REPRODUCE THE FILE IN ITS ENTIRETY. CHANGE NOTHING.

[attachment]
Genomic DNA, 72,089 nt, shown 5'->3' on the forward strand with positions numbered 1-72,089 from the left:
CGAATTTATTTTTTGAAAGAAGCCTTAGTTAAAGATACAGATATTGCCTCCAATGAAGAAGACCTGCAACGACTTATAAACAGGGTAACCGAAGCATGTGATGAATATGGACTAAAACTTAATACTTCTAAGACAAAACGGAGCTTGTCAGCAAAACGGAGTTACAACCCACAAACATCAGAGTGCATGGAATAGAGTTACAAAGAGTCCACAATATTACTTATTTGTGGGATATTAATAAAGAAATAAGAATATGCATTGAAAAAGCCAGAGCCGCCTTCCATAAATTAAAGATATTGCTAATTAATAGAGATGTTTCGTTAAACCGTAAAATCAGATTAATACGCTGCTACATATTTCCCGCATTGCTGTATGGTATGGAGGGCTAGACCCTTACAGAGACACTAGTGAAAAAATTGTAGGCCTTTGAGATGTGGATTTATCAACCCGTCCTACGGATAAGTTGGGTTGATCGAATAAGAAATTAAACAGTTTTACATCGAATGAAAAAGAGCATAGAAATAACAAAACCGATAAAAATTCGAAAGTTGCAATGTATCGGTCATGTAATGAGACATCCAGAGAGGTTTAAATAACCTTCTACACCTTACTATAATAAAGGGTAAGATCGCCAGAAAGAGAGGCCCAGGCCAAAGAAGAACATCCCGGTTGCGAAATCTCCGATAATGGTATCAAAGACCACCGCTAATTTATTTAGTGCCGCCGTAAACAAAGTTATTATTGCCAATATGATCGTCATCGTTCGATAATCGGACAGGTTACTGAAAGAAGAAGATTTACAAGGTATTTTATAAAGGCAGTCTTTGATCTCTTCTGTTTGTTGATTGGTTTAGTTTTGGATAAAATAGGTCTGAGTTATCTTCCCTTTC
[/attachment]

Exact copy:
Genomic DNA, 72,089 nt, shown 5'->3' on the forward strand with positions numbered 1-72,089 from the left:
CGAATTTATTTTTTGAAAGAAGCCTTAGTTAAAGATACAGATATTGCCTCCAATGAAGAAGACCTGCAACGACTTATAAACAGGGTAACCGAAGCATGTGATGAATATGGACTAAAACTTAATACTTCTAAGACAAAACGGAGCTTGTCAGCAAAACGGAGTTACAACCCACAAACATCAGAGTGCATGGAATAGAGTTACAAAGAGTCCACAATATTACTTATTTGTGGGATATTAATAAAGAAATAAGAATATGCATTGAAAAAGCCAGAGCCGCCTTCCATAAATTAAAGATATTGCTAATTAATAGAGATGTTTCGTTAAACCGTAAAATCAGATTAATACGCTGCTACATATTTCCCGCATTGCTGTATGGTATGGAGGGCTAGACCCTTACAGAGACACTAGTGAAAAAATTGTAGGCCTTTGAGATGTGGATTTATCAACCCGTCCTACGGATAAGTTGGGTTGATCGAATAAGAAATTAAACAGTTTTACATCGAATGAAAAAGAGCATAGAAATAACAAAACCGATAAAAATTCGAAAGTTGCAATGTATCGGTCATGTAATGAGACATCCAGAGAGGTTTAAATAACCTTCTACACCTTACTATAATAAAGGGTAAGATCGCCAGAAAGAGAGGCCCAGGCCAAAGAAGAACATCCCGGTTGCGAAATCTCCGATAATGGTATCAAAGACCACCGCTAATTTATTTAGTGCCGCCGTAAACAAAGTTATTATTGCCAATATGATCGTCATCGTTCGATAATCGGACAGGTTACTGAAAGAAGAAGATTTACAAGGTATTTTATAAAGGCAGTCTTTGATCTCTTCTGTTTGTTGATTGGTTTAGTTTTGGATAAAATAGGTCTGAGTTATCTTCCCTTTC